Is there anything to be grateful for?

Today’s thoughts are simply a draft of what my mind has been turning over for a while.

Everyone goes through hard times. No doubt about it. Life is riddled with them. Sometimes we get upset that no one is listening. No one is understanding. No one is sympathizing. No one is getting it.

But sometimes even then we are privileged to hope for sympathy and understanding.

Growing up I hated to hear “eat your food, children in Africa are starving” or my husband’s personal favourite: “you have so much to be thankful for!”

Although there were good and normal and many things, that did not dissolve the reality that there was a large and looming distressing thing.

I’m not trying to disqualify the extent to which we all suffer whether with little or with much. But over the last few weeks I’ve begun to do some serious querying about how gratitude and joy correlate.

When we allow a single situation to overwhelm our lives and our happiness. We anxiously pursue a stamp of approval stemming from a collection of wanton qualities and possessions. When we are caught in a fray of anxiety or anger or sadness, do we take time to find out if there is anything to be grateful for?

From recent history I call to mind the plight of the Amazon, a series of mass shootings, the ravaging of the Bahamas by a hurricane and families who sit day in and out praying for all they are worth to see a loved one restored to function.

Is there anything to be grateful for?

For me, there is too much. And each time I am tempted to give way to the submersion of defeat, I reflect on how grief has overcome someone else. How lack has dictated their decisions. How desperation has become their bread. How privileged I am, no matter how I turn it to still have things better. To still have what seems so bad as good. To still have options. I become challenged by how those who have so much less than I do still find a way to hope through it.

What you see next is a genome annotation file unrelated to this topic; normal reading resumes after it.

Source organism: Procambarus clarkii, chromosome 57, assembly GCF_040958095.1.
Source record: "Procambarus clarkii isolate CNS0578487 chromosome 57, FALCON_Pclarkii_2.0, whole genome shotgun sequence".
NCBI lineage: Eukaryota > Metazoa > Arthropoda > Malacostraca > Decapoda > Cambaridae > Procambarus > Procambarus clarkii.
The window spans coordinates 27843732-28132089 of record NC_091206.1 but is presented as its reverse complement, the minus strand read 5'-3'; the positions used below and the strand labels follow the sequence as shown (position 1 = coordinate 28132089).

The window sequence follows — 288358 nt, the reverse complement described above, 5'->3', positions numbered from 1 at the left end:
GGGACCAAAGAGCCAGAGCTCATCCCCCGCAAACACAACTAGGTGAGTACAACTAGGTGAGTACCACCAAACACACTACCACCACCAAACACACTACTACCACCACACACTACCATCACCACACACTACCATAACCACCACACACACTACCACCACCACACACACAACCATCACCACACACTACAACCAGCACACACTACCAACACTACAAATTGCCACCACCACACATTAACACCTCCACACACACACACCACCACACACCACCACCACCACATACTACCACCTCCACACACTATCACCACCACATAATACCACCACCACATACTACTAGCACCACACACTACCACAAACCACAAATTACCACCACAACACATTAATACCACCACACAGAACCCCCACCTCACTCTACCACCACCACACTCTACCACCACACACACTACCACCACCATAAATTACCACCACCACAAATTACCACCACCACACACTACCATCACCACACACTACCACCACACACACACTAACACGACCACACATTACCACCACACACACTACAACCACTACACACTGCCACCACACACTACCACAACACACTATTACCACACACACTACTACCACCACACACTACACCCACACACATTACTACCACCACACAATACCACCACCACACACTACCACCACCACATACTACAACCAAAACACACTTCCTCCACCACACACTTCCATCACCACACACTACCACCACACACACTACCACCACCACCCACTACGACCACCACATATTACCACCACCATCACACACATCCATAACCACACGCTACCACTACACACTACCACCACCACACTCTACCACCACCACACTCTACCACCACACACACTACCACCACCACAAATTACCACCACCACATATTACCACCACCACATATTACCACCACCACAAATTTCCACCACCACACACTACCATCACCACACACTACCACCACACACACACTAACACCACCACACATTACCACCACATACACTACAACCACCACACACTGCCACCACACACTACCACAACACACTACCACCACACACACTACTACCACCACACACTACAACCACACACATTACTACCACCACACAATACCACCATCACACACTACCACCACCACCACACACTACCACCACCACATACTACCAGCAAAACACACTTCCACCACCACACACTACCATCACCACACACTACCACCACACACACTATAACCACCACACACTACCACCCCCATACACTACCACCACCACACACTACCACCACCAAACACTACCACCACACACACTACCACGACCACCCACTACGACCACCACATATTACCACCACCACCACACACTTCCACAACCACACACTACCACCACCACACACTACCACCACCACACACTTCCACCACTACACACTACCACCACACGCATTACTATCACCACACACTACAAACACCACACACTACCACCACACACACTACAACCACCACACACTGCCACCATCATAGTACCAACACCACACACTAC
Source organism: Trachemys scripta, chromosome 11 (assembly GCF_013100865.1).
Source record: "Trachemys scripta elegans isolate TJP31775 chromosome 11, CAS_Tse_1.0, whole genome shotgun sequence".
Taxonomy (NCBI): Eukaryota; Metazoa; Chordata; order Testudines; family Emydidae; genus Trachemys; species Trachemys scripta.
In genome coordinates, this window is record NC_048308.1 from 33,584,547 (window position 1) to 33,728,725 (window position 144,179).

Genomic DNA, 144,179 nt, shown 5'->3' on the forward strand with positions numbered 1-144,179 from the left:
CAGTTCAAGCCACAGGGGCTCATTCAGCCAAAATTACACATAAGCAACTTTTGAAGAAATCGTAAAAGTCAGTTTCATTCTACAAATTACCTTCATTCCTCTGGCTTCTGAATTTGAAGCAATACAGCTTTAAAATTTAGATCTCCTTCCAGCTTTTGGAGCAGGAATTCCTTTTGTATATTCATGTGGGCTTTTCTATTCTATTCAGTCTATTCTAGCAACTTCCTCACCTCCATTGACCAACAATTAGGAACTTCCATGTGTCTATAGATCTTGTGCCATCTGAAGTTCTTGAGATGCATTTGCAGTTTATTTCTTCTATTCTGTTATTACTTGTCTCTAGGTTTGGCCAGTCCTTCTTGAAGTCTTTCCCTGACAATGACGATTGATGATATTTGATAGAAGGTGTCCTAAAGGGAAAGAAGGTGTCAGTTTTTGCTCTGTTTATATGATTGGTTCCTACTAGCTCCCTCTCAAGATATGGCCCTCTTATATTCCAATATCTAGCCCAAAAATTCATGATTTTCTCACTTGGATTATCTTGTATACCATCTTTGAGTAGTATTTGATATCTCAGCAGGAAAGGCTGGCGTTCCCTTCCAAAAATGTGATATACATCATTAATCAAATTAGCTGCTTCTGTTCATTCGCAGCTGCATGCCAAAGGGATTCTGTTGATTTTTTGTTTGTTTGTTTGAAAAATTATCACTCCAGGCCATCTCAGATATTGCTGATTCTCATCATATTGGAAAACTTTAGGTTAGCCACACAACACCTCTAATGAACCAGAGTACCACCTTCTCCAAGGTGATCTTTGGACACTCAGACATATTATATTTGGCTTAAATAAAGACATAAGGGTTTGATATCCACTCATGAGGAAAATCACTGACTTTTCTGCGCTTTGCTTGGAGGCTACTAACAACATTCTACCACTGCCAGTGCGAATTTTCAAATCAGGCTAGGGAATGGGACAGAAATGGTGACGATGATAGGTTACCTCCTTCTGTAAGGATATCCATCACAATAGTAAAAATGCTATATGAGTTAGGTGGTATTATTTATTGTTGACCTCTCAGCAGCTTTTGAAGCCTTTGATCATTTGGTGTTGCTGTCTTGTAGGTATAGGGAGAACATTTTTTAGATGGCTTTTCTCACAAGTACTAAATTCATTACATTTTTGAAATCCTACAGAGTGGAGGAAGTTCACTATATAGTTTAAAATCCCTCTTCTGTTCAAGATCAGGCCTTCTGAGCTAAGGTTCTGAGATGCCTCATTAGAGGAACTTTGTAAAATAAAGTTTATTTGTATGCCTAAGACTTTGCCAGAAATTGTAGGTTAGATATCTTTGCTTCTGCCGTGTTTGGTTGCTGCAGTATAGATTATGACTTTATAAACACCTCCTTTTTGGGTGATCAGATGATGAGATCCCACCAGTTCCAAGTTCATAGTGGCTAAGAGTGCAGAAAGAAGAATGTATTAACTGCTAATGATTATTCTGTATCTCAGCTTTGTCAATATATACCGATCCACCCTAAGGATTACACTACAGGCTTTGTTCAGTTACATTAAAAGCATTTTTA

Still, no matter how I do turn it, gratitude is not something which should emerge by comparison. Although one of the most effective ways to inspire gratitude is to see what we have to give to those who are in more need than we are, we must realise that gratitude is not dependent on circumstance. It’s a purposely curated attitude. It is needed in times of darkness and in times of light. When things are hard we need gratitude so that we don’t stumble into hopelessness and die. When things are well we need gratitude or we overlook what we have while busily seeking more. It is steadily rooted in steady faith in a steady God.

We all have been blessed with so much that we take for granted, even our lives. We tend to behave as if we are owed things as if we deserve them. Perhaps sometimes we feel this way unwittingly because of how much we have to be grateful for.

After all, according to James 1.17 Every good gift and every perfect gift is from above, and cometh down from the Father of lights, with whom is no variableness, neither shadow of turning.

Everything we have, including the breath we breathe are gifts. What I find most astonishing is the most grateful people are often those who have the least and those of us who forget to be thankful are those who have so much!

When we have little we count it. We know how valuable it is because we cannot afford to lose it. How much more for those of us who have much? And because we have much we should be all the more motivated to give and to share.

Gratitude reduces us to such humility that we understand the importance of assisting others so that they may have too. We see wealth where otherwise we might grumble about inadequacy. I’m not at all suggesting that we settle, but if we practiced asking ourselves:

Is there anything to be grateful for?

We might find we have more answers than we can ever imagine. Still in what we can’t imagine, in everything, give thanks. We are blessed more than we know.

-CiCi

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